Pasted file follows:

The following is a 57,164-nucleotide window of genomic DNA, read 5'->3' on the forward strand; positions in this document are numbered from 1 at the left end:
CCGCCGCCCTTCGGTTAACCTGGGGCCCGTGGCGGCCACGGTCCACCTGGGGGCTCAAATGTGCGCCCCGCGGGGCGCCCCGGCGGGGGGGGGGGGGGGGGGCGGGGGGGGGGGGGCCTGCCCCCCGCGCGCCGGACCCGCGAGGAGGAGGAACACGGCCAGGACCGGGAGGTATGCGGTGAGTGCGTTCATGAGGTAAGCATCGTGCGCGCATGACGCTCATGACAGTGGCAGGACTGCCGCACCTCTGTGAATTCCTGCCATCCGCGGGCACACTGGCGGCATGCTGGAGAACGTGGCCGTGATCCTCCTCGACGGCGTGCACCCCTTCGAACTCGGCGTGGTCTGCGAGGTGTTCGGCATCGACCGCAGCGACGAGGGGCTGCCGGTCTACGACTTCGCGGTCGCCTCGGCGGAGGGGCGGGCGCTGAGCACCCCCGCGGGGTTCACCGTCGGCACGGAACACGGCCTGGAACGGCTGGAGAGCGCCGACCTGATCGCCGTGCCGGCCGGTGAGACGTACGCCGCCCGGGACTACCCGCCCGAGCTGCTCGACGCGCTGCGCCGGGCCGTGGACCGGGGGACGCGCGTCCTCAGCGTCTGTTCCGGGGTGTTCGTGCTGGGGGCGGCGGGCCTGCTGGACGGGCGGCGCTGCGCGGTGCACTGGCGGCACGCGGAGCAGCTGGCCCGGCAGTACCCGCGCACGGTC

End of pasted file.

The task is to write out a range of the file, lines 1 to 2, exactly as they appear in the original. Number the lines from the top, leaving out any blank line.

The following is a 57,164-nucleotide window of genomic DNA, read 5'->3' on the forward strand; positions in this document are numbered from 1 at the left end:
CCGCCGCCCTTCGGTTAACCTGGGGCCCGTGGCGGCCACGGTCCACCTGGGGGCTCAAATGTGCGCCCCGCGGGGCGCCCCGGCGGGGGGGGGGGGGGGGGGCGGGGGGGGGGGGGCCTGCCCCCCGCGCGCCGGACCCGCGAGGAGGAGGAACACGGCCAGGACCGGGAGGTATGCGGTGAGTGCGTTCATGAGGTAAGCATCGTGCGCGCATGACGCTCATGACAGTGGCAGGACTGCCGCACCTCTGTGAATTCCTGCCATCCGCGGGCACACTGGCGGCATGCTGGAGAACGTGGCCGTGATCCTCCTCGACGGCGTGCACCCCTTCGAACTCGGCGTGGTCTGCGAGGTGTTCGGCATCGACCGCAGCGACGAGGGGCTGCCGGTCTACGACTTCGCGGTCGCCTCGGCGGAGGGGCGGGCGCTGAGCACCCCCGCGGGGTTCACCGTCGGCACGGAACACGGCCTGGAACGGCTGGAGAGCGCCGACCTGATCGCCGTGCCGGCCGGTGAGACGTACGCCGCCCGGGACTACCCGCCCGAGCTGCTCGACGCGCTGCGCCGGGCCGTGGACCGGGGGACGCGCGTCCTCAGCGTCTGTTCCGGGGTGTTCGTGCTGGGGGCGGCGGGCCTGCTGGACGGGCGGCGCTGCGCGGTGCACTGGCGGCACGCGGAGCAGCTGGCCCGGCAGTACCCGCGCACGGTC